Death Penalty, Death Penalty and Race

TJ Riggs: “It’s difficult to watch Alabama continue to kill people and to do it so mercilessly and so often”

May 31, 2024 |USA

TJ Riggs and AIUSA death penalty protesters
(Amnesty International)

Twenty-year-old TJ Riggs is a student at Samford University and Amnesty International’s Death Penalty Abolition Coordinator for the State of Alabama. He talks about his passion for fighting on behalf of those on death row, racial justice in the US state and how the simple act of writing a letter can make a difference to someone who has been sentenced to death.

How did your journey into activism come about?

In my freshman year of college at Samford University, I was tasked with taking over our chapter of Amnesty International. It had mostly died out during the pandemic and I spent my year as president increasing membership and engaging in different youth campaigns. That was my first foray into Amnesty.

Student groups do all sorts of different activism. I really got involved and plugged into the Alabama death penalty network. After that initial year of being president of the student chapter, I was asked to apply and serve in the role of Amnesty’s Alabama State Death Penalty Abolition Coordinator. Now, I lead all of AIUSA’s death penalty work in the State of Alabama, and work with a national network of other state leaders and Amnesty staff to advance our cause both locally and nationally.

Why is activism to end the death penalty important and what difference can it make?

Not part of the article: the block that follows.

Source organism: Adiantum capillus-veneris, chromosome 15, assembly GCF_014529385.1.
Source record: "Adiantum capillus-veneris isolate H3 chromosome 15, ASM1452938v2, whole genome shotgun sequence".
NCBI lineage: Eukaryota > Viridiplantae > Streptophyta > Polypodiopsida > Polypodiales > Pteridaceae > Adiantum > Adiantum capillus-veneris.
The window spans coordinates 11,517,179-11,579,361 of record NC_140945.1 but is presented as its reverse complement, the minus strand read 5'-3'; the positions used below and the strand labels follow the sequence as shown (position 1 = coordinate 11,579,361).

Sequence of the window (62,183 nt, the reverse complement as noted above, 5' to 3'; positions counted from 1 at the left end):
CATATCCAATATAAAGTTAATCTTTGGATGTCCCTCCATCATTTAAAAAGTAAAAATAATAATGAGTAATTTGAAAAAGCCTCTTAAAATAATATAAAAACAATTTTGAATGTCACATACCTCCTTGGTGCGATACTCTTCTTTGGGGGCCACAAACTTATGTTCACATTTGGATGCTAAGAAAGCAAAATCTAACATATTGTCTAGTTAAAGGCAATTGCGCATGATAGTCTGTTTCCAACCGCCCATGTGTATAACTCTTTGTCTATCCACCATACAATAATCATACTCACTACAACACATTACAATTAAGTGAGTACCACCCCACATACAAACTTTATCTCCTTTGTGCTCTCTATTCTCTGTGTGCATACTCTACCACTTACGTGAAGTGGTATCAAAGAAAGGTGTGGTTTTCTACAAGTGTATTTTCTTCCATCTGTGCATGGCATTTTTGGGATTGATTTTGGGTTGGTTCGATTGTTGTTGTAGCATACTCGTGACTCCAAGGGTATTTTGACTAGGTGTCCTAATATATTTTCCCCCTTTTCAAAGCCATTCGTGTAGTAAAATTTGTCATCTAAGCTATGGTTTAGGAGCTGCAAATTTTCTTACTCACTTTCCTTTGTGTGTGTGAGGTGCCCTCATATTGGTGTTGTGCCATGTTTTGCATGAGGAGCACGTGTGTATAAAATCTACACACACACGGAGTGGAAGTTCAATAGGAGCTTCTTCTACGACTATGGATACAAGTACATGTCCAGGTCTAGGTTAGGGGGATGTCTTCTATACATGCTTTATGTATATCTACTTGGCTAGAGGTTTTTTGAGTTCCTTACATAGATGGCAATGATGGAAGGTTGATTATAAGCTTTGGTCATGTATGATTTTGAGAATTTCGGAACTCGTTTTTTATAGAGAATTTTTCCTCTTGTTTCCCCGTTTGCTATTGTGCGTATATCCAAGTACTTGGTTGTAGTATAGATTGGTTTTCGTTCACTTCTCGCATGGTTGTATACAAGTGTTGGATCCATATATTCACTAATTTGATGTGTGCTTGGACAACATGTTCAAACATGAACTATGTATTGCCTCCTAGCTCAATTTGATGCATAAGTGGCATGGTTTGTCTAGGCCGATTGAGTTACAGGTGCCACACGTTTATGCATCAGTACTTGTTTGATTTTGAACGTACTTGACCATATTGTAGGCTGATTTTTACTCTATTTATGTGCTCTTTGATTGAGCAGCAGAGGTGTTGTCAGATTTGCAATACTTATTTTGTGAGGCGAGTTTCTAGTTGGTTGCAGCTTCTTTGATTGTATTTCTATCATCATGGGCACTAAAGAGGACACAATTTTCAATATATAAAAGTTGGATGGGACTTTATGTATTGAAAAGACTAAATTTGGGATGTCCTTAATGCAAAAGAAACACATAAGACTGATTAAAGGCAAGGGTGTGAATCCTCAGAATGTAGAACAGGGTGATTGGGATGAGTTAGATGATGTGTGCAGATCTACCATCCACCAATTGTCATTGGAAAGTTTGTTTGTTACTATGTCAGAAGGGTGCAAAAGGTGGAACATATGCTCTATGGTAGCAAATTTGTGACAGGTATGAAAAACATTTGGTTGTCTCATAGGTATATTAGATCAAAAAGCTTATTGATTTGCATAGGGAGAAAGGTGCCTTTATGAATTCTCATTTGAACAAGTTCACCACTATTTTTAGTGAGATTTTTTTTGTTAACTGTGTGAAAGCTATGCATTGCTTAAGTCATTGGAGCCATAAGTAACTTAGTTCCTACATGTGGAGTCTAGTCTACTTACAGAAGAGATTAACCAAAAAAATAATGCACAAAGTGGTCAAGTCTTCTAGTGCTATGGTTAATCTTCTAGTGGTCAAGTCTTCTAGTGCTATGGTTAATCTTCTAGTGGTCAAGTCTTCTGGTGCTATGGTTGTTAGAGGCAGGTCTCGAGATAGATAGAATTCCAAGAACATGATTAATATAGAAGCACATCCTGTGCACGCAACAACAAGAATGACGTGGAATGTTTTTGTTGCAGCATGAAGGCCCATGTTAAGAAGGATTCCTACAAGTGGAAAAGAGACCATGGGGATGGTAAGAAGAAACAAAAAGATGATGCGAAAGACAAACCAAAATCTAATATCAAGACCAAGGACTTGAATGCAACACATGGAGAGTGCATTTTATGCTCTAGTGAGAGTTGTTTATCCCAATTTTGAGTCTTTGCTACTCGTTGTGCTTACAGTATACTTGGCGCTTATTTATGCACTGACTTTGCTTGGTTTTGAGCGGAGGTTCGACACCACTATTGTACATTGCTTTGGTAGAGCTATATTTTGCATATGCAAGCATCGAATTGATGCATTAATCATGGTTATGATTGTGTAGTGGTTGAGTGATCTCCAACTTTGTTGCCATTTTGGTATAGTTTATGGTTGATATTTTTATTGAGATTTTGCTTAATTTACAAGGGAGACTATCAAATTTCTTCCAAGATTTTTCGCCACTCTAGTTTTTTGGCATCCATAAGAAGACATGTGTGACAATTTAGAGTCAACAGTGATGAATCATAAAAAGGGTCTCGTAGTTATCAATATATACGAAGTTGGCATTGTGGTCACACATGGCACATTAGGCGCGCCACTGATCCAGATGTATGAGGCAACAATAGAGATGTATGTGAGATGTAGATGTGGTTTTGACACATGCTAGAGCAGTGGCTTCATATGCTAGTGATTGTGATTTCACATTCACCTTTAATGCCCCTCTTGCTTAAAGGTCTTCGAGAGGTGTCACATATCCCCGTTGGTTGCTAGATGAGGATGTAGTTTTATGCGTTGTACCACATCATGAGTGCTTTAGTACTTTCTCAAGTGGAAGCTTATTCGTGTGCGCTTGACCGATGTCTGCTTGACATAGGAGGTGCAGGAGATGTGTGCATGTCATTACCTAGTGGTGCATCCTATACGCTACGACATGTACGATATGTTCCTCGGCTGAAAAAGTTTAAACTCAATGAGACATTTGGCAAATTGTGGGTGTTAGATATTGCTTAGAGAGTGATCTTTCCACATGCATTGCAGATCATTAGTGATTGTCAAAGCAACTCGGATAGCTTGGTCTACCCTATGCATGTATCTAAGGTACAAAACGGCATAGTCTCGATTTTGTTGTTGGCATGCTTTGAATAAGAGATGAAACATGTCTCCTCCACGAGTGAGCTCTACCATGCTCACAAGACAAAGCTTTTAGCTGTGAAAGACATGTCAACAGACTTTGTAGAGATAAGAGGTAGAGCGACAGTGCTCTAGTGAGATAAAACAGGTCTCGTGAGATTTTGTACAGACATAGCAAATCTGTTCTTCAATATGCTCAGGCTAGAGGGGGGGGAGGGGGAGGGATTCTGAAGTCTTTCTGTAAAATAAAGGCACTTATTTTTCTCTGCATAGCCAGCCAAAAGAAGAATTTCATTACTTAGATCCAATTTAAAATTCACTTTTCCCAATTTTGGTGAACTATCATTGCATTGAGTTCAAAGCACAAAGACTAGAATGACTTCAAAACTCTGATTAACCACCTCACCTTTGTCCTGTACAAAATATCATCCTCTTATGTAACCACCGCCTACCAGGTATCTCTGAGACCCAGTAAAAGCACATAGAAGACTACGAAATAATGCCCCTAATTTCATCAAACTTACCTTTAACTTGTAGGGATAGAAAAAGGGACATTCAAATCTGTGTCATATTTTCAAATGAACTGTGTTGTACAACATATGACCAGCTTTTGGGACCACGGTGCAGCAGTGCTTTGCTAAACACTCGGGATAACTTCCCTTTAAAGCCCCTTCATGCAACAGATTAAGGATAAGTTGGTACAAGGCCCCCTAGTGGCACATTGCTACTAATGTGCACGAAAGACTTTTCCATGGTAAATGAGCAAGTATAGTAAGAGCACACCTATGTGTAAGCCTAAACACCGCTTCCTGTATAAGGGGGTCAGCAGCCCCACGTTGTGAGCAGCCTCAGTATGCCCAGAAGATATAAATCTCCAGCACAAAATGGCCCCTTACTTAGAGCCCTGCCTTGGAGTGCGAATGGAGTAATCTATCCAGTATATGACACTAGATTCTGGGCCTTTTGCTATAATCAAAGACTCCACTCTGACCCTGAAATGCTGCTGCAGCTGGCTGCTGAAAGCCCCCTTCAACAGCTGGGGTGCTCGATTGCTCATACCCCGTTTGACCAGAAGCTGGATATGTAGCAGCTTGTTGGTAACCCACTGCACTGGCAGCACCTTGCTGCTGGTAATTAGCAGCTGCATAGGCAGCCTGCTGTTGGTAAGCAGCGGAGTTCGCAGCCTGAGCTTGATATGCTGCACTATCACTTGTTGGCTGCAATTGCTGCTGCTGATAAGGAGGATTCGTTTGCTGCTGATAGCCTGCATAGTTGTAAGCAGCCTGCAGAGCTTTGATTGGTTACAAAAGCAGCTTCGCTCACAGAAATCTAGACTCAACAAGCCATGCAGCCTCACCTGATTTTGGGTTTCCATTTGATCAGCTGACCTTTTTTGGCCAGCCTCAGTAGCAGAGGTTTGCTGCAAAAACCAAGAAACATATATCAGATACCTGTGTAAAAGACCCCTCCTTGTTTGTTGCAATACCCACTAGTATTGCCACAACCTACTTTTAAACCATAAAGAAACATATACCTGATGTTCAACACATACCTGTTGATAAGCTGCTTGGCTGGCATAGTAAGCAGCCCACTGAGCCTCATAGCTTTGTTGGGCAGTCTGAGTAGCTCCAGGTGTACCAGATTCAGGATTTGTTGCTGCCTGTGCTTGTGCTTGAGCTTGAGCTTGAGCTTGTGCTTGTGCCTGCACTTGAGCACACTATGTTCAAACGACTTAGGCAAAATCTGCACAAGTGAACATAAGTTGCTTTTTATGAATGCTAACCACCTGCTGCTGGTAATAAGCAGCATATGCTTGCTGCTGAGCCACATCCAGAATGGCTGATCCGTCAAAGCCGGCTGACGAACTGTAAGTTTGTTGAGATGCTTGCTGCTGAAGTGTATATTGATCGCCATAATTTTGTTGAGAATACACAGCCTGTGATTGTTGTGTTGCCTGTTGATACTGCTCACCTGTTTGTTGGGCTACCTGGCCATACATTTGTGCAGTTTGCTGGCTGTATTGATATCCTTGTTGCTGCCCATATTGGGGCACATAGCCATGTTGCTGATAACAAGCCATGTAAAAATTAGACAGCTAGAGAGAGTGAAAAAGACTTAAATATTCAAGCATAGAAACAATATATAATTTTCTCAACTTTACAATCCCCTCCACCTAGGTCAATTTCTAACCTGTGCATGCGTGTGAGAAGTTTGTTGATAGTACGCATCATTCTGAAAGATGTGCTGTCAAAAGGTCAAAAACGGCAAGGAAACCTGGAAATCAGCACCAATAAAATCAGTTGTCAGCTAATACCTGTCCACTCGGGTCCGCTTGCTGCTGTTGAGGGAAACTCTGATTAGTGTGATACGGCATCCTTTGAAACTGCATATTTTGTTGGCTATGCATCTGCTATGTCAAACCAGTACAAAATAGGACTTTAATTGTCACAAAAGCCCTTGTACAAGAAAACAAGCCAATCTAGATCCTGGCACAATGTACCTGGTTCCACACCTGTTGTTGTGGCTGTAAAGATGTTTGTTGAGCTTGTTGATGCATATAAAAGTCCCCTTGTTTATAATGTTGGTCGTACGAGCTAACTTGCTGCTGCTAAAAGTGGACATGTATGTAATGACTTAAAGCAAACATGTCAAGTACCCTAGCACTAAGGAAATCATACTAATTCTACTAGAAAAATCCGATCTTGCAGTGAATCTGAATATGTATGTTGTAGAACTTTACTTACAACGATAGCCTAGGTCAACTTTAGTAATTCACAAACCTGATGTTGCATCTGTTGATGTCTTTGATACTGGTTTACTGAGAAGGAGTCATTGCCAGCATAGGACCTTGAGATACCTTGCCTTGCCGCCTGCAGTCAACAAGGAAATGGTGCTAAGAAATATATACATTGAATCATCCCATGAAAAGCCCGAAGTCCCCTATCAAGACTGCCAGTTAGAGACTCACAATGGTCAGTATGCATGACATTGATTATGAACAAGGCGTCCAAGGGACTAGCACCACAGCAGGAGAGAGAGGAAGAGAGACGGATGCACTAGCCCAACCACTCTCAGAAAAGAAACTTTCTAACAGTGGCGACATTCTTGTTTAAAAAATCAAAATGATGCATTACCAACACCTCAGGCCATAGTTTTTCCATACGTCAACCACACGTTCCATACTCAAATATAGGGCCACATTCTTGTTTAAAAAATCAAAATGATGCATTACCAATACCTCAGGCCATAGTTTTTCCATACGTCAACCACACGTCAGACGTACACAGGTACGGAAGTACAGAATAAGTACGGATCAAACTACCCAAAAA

Change doesn’t happen without the public calling for it, and without people pushing for it. Especially in a state like Alabama, which has such an intense history of racial oppression and marginalization, but also played such a prominent role in the fight for civil rights in the USA. I think that given the history of our State, it is clear that activism is key to informing and driving public opinion. And I think that driving public opinion is key to creating real change.

What is House Bill 27 and why did you organize a rally to support it?

House Bill 27 was a piece of legislation that, if passed, would have made Alabama’s 2017 ban on judicial override retroactive. Judicial override is the process through which a judge can give a death sentence even when the jury has voted for life without parole. It was banned in 2017 but the new law was not applied to those who were already under sentence of death. House Bill 27 would have made the ban retroactive, and 33 people who are currently sitting on death row would have their sentences changed to life without parole, which is what the juries in their trials had voted for.

I, along with an incredible team of Amnesty staff members, organized the rally in partnership with the Alabama chapter of the American Civil Liberties Union in support of House Bill 27. The point of the rally was to support House Bill 27 and deliver the petition signatures and actions from around the world to urge clemency for Rocky Myers, which was an Alabama-specific case in the Write for Rights campaign. We had speakers from the State House and other local activist groups present for the delivery, and the Write for Rights petitions were handed over to the Governor’s office by Rocky’s son.